It’s a freezing morning out there today with a glistening layer of frost on the cars. We have a forecast for snow later moving in from the south west and despite the still dark outside, I can see the veil of high cloud that precedes the weather front gradually hiding the stars as it moves slowly east. All of which is at odds with the current aircraft traffic pattern – aircraft are using the easterly runway at Heathrow. A quick check on the LHR weather reveals that there is an easterly breeze below the advancing clouds. So the cold air from the east is pushing under the warmer air from the south west, forcing it upwards, which will probably result in precipitation at some stage later today.

Although it was dark when I started writing this, it is still possible to record inbound aircraft that pass over my garden, not least because they form an orderly queue! British Airways G-ZBKR was first sighting for today, inbound from Manama, Bahrain. Following closely behind was Virgin’s G-VNYL from Islamabad, Pakistan. It was slightly lighter when the first unusual flight of the day passed over. This was Azur Air’s Boeing 767, VP-BRA. More of a mystery to this one – inbound from Krasnoyarsk in Russia, it appears to be a positioning flight rather than a passenger service. If you want to see images of these aircraft, open up the Jetphotos website and search for the registration.

The wind direction prevents me from seeing any inbound flights from the US and Canada this morning as they will have a straight-in approach to runway 09. The weather affects what I can see from home quite a bit. Ignoring the localised cloud base which can mean that nothing is visible some days, even global weather can have a significant affect on my spotting. The Polar Jet Stream moves in latitude, driven by changes in heating by the Sun and other factors like Ocean temperature. Commonly during the summer months it is further north and transatlantic traffic comes in via Bovingdon and passes over me on the way to intercepting the glideslope for runway 27. In the last few weeks the Jet Stream has been more to the south and this results in those transatlantic flights taking a southern circuit to approach Heathrow’s runway 27, so I haven’t been getting my early morning United, American and Air Canada flights anyway.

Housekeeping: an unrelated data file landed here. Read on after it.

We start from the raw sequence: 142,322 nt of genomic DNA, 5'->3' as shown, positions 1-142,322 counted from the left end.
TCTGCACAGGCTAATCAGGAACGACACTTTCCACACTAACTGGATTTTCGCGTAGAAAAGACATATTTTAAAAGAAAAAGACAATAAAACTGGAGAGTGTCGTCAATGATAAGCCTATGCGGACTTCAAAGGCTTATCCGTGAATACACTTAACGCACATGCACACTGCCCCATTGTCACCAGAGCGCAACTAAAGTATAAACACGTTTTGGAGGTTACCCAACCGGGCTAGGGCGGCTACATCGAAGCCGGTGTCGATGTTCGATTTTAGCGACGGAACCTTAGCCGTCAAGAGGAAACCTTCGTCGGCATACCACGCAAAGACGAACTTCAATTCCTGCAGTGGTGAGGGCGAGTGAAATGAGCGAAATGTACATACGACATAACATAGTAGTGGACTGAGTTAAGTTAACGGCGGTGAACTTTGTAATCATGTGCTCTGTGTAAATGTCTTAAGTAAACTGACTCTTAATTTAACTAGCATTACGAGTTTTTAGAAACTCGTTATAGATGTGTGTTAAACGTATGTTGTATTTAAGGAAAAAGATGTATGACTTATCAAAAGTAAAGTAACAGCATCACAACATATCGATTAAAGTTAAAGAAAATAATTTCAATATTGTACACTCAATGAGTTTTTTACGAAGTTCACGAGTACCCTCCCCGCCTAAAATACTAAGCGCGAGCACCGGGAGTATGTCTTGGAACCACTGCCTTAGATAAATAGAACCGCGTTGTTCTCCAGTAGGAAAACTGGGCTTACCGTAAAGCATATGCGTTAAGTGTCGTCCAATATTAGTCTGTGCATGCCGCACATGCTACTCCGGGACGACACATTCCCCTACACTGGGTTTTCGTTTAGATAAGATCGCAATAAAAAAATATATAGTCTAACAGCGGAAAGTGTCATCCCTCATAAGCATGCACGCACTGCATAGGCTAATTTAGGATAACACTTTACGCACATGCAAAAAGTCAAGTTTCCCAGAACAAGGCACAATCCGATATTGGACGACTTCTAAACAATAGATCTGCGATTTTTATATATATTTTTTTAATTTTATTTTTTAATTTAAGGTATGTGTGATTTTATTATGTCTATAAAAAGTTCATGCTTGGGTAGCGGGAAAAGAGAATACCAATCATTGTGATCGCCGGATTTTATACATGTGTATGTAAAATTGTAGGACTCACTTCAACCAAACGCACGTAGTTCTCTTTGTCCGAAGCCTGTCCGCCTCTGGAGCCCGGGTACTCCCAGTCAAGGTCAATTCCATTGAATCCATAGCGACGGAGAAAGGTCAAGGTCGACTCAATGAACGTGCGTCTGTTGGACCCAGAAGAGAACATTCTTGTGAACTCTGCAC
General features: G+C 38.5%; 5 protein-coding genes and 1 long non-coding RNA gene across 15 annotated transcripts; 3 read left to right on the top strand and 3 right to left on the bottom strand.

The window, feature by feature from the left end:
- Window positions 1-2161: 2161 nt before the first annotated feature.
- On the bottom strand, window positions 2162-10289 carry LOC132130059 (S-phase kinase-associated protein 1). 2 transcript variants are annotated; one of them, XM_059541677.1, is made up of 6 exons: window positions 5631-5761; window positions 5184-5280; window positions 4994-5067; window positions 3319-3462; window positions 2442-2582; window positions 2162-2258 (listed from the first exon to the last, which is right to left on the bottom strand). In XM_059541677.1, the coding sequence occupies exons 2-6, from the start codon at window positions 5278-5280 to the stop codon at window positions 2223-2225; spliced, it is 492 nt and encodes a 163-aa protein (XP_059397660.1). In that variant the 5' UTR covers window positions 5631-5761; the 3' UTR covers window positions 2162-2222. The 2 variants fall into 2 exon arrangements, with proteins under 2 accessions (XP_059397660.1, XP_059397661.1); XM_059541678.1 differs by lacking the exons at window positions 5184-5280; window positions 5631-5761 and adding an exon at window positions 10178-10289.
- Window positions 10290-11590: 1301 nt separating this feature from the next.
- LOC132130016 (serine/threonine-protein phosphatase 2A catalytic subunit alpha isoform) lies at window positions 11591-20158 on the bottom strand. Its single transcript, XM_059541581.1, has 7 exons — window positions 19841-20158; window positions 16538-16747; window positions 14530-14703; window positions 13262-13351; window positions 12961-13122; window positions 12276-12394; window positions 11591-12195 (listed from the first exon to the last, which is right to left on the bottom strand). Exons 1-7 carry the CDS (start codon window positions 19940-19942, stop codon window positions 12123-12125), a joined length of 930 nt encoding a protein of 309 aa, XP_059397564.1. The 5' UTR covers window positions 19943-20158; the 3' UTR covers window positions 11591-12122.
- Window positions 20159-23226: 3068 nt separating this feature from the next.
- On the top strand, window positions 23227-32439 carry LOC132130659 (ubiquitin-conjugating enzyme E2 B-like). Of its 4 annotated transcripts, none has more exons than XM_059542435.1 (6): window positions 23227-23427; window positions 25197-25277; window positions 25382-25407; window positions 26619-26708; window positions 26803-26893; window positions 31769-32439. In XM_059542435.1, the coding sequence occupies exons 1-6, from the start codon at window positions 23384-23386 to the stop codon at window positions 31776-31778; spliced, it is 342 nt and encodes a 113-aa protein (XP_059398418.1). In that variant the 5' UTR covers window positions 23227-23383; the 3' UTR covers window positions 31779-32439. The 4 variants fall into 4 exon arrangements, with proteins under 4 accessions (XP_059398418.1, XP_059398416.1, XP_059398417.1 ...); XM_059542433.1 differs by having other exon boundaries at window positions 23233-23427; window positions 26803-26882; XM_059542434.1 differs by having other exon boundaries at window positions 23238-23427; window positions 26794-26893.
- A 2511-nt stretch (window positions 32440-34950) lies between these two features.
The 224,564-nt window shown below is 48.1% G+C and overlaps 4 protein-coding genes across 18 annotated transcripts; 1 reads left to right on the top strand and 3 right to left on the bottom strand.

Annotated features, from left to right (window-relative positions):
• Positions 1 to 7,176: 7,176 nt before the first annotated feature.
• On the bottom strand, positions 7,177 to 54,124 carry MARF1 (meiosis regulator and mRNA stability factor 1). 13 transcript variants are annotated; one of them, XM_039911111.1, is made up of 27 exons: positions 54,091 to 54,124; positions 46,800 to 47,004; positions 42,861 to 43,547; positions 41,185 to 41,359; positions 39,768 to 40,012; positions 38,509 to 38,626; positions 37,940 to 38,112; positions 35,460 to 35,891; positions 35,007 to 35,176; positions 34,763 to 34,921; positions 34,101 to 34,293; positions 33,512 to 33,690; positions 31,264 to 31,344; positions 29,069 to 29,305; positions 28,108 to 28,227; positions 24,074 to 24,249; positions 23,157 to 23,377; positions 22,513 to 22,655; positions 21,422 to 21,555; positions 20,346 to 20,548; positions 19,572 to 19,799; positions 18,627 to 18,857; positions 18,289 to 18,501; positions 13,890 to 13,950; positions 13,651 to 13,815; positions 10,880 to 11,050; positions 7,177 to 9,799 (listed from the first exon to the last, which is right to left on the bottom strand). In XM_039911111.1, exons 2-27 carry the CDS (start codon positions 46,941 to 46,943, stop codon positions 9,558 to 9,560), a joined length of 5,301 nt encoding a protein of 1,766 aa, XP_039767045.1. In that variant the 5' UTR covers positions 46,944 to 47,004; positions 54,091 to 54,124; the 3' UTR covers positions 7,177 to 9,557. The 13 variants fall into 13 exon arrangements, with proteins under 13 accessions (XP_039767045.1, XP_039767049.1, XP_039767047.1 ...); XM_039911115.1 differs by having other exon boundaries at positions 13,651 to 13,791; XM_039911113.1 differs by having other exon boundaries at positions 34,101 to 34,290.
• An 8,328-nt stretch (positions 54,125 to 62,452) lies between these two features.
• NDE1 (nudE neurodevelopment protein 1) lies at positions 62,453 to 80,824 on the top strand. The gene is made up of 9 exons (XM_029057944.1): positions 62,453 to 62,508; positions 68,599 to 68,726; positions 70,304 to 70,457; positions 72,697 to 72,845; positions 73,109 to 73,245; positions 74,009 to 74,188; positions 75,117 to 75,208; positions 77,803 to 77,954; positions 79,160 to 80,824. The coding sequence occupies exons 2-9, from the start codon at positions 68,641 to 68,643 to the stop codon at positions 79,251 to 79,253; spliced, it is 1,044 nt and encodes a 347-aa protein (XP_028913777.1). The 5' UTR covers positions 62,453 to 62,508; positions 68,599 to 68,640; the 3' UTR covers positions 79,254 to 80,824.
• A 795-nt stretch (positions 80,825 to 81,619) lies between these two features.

In a previous ‘Watcher’ post I mentioned the disappearance of passenger Boeing 747’s from the skies as airlines cut their costs in the face a huge fall in passenger numbers. Most have gone into storage and I doubt that many will return to the skies though some will be converted to freighters. Long haul passenger flights will almost certainly become exclusively twin-jet operations using the likes of Boeing 787 and Airbus A350 aircraft. It’s not just the Boeing 747 that has been disappearing. The Airbus A380 is also going out of service with most of its operators and production is due to cease this year. However, Emirates are still flying their A380’s into London Heathrow, here’s A6-EOT turning from Lambourne to take up a vector to intercept the glideslope for runway 27…

…I estimate it’s overhead Chigwell – that’s over 10 miles from me and gives some idea of the size of these behemoths of the skies. It’s worth looking up the Airbus A380 on Wikipedia to read about the design concept and how changes in the way airlines operate have killed it. Also slowly disappearing is the Airbus A340 – once a very economic option for long haul, it too has been overtaken by the twin-jet revolution. Lufthansa was the largest operator of the type with 62. Their fleet has shrunk to 24 and the airline is upcycling one of its withdrawn aircraft as aluminium luggage tags! I was lucky enough to see D-AIGV pass high overhead just last Friday, inbound to Frankfurt from San Francisco.

Northolt has been relatively quiet recently but I did get to photo French biz-jet F-HBZA, a Cessna 550 Citation II as it passed overhead…

Anyway, it’s now light outside and it’s time to go feed aviators of the feathered variety 🙂